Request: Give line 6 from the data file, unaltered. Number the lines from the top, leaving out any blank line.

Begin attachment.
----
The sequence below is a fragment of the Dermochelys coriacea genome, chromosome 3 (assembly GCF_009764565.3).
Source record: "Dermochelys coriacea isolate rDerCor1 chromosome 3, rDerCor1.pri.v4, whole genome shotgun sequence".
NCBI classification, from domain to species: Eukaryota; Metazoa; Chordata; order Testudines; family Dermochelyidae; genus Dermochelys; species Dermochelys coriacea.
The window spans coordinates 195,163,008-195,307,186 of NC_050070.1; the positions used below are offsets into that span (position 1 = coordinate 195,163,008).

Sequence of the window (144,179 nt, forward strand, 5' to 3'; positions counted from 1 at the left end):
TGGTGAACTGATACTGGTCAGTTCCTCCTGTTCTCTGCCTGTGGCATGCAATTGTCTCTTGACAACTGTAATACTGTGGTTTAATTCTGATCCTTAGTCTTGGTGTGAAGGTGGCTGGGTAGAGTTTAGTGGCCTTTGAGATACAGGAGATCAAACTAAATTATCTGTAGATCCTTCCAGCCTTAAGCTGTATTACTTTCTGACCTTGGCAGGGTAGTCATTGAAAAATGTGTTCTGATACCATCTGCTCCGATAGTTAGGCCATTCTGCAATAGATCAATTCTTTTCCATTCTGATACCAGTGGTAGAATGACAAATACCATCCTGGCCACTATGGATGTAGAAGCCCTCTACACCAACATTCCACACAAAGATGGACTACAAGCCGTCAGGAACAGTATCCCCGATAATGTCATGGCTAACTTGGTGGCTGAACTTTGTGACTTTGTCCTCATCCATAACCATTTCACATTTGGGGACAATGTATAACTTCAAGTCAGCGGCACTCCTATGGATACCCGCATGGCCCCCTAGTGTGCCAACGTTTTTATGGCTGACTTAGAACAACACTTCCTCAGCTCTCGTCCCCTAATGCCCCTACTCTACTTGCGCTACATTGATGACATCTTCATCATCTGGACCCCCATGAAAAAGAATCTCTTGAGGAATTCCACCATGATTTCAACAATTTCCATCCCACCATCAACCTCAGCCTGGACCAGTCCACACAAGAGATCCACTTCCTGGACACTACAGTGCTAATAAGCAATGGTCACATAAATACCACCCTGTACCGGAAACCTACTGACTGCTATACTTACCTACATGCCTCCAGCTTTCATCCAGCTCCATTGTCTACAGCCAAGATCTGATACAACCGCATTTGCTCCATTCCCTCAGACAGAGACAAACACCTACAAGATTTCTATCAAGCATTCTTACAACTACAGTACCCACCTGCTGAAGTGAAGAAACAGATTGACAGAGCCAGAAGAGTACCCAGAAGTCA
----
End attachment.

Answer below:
TGGTGAACTGATACTGGTCAGTTCCTCCTGTTCTCTGCCTGTGGCATGCAATTGTCTCTTGACAACTGTAATACTGTGGTTTAATTCTGATCCTTAGTCTTGGTGTGAAGGTGGCTGGGTAGAGTTTAGTGGCCTTTGAGATACAGGAGATCAAACTAAATTATCTGTAGATCCTTCCAGCCTTAAGCTGTATTACTTTCTGACCTTGGCAGGGTAGTCATTGAAAAATGTGTTCTGATACCATCTGCTCCGATAGTTAGGCCATTCTGCAATAGATCAATTCTTTTCCATTCTGATACCAGTGGTAGAATGACAAATACCATCCTGGCCACTATGGATGTAGAAGCCCTCTACACCAACATTCCACACAAAGATGGACTACAAGCCGTCAGGAACAGTATCCCCGATAATGTCATGGCTAACTTGGTGGCTGAACTTTGTGACTTTGTCCTCATCCATAACCATTTCACATTTGGGGACAATGTATAACTTCAAGTCAGCGGCACTCCTATGGATACCCGCATGGCCCCCTAGTGTGCCAACGTTTTTATGGCTGACTTAGAACAACACTTCCTCAGCTCTCGTCCCCTAATGCCCCTACTCTACTTGCGCTACATTGATGACATCTTCATCATCTGGACCCCCATGAAAAAGAATCTCTTGAGGAATTCCACCATGATTTCAACAATTTCCATCCCACCATCAACCTCAGCCTGGACCAGTCCACACAAGAGATCCACTTCCTGGACACTACAGTGCTAATAAGCAATGGTCACATAAATACCACCCTGTACCGGAAACCTACTGACTGCTATACTTACCTACATGCCTCCAGCTTTCATCCAGCTCCATTGTCTACAGCCAAGATCTGATACAACCGCATTTGCTCCATTCCCTCAGACAGAGACAAACACCTACAAGATTTCTATCAAGCATTCTTACAACTACAGTACCCACCTGCTGAAGTGAAGAAACAGATTGACAGAGCCAGAAGAGTACCCAGAAGTCA